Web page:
You seem to have two issues here at the same time.
Assuming a history like the one you described:
\ \ /
Why the diff is not empty:
This situation is produced by the commands you mentioned, i.e. being on
my_branch and then doing
git merge other_branch. This action produced a merge commit
G and moved the current branch (
my_branch) forward, but left
other_branch where it was. This is how merges always work! Naturally, there will still be a difference between
F) at this point -- they point to different commits after all.
If you want the two branches to be identical, you can move up
other_branch in the following ways:
git checkout other_branch; git merge my_branch -- this is a fast-forward merge since
G is a descendant of
- [while not on
git branch -D other_branch; git branch other_branch my_branch -- this will remove
other_branch and then re-create it in the same location where
my_branch currently is
git checkout other_branch; git reset --hard my_branch -- this will move
other_branch to point exactly where
my_branch is currently pointing
After doing one of these steps, both
other_branch will be pointing to
Why the changes of commit
D are not in
Git merges histories, not changes. This usually means that Git will take the two sides of a merge (and, if available, their youngest common ancestor commit, aka the merge-base) and try to combine them. Since Git commits are snapshots, not changesets/deltas/diffs, this no information of other commits or changes is used in the actual merge.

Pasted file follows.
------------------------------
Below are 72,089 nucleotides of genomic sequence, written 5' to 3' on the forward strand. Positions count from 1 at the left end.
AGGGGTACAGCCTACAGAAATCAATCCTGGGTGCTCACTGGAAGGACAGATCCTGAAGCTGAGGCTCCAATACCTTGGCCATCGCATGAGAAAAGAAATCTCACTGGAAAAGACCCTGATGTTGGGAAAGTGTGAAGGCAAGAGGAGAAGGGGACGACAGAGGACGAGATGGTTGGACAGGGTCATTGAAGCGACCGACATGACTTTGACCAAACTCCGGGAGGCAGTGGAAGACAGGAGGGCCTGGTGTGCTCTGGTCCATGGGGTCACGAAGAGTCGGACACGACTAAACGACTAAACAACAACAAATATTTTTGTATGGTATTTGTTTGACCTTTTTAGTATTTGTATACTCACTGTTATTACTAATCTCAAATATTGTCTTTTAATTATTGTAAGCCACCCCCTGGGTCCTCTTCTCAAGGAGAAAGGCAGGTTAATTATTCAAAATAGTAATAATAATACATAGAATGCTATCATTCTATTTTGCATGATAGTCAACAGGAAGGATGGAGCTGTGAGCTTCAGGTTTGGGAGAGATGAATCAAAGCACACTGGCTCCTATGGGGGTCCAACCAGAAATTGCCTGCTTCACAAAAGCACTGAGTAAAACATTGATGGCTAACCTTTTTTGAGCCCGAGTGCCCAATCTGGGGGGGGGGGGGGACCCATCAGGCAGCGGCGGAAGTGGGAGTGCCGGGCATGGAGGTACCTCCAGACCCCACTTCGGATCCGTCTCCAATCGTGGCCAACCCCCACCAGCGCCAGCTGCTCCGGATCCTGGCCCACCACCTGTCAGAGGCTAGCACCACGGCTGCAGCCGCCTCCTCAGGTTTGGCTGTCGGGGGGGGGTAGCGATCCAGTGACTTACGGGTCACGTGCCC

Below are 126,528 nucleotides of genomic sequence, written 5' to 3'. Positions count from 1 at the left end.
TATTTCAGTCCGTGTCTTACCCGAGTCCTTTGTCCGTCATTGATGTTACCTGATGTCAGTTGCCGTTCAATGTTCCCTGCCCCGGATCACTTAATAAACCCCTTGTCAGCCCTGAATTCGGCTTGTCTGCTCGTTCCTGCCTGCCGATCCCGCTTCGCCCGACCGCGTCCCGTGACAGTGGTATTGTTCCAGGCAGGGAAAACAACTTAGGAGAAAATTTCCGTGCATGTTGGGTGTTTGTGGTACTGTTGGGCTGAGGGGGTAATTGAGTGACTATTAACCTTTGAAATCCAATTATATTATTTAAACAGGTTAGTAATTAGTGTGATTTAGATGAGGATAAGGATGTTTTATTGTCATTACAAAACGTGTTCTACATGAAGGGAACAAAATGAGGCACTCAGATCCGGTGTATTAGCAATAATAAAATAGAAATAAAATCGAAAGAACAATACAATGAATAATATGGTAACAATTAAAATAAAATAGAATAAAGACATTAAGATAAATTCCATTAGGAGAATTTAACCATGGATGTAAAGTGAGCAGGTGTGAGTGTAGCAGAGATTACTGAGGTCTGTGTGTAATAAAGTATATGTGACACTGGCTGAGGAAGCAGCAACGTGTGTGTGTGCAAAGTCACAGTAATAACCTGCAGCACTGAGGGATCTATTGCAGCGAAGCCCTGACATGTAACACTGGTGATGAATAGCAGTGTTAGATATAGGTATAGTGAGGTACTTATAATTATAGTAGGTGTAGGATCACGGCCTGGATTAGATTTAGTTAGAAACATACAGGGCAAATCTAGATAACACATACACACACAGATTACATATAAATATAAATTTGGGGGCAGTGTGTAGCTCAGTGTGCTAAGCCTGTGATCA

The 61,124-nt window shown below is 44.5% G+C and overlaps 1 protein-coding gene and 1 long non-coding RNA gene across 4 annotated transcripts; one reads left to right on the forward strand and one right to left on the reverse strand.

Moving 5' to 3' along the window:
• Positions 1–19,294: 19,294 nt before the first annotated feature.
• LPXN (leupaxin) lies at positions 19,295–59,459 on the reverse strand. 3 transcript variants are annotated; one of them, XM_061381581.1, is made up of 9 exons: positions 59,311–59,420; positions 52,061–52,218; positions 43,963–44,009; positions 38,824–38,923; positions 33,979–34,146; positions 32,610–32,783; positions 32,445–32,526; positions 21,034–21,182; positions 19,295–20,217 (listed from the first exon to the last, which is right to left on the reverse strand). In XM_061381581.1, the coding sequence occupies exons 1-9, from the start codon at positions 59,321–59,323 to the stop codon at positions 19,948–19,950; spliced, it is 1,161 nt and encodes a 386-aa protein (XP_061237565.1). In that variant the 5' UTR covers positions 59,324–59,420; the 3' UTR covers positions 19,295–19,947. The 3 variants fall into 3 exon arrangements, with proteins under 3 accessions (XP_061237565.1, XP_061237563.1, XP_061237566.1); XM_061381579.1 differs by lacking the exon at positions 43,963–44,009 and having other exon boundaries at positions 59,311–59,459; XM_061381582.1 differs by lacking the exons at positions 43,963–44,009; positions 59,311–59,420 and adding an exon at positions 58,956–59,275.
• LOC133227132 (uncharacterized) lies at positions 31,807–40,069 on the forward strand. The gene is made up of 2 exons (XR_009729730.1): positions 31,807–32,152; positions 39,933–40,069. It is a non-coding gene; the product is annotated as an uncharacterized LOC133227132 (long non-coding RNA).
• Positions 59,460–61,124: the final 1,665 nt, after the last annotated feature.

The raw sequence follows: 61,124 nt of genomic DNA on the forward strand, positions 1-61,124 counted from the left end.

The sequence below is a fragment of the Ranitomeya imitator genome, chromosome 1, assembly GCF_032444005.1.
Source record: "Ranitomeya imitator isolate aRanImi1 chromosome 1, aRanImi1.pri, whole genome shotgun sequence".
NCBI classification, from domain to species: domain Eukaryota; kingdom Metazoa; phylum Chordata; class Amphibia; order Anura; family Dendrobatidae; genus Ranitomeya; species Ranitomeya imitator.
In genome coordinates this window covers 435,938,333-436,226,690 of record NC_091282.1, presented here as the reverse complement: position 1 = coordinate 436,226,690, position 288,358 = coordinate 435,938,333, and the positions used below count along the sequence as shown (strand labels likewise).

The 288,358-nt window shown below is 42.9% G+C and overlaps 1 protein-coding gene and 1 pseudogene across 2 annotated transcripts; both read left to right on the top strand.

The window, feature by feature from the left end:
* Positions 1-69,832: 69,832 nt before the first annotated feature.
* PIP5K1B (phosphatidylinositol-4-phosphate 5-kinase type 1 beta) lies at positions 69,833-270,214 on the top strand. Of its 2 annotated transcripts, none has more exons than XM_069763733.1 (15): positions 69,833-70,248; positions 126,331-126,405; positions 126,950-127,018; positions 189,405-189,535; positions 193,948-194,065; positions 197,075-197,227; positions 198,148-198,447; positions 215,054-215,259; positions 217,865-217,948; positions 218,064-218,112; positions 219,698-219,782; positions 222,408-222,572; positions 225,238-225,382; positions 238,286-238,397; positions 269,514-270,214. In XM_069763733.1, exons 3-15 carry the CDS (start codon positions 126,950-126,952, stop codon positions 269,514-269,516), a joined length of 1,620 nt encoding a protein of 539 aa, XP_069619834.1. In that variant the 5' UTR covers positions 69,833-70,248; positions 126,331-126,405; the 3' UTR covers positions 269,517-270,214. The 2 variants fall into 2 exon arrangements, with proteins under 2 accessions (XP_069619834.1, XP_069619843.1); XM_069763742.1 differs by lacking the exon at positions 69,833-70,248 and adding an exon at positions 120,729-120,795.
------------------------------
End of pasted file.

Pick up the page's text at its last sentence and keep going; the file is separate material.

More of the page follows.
Using the merge-base, Git does a so-called three-way merge, using the common ancestor to try and smartly resolve the changes on both sides. If it can't it will interrupt the merge and require the user to resolve the conflicts.
What probably happened in your history is that either commit
F reverted (or overrode) the changes of
D -- this might have happened during the merge which produced
E or actual (manual) changes in
As you yourself mentioned in a comment, you often switch between commits and make edits. You will thereby be floating changes a lot (Git carries uncommitted changes over during checkouts), which might very well make it difficult to tell where changes should go and where they actually do go. Try to avoid this by either committing any changes before changing branches or using
git stash to buffer them.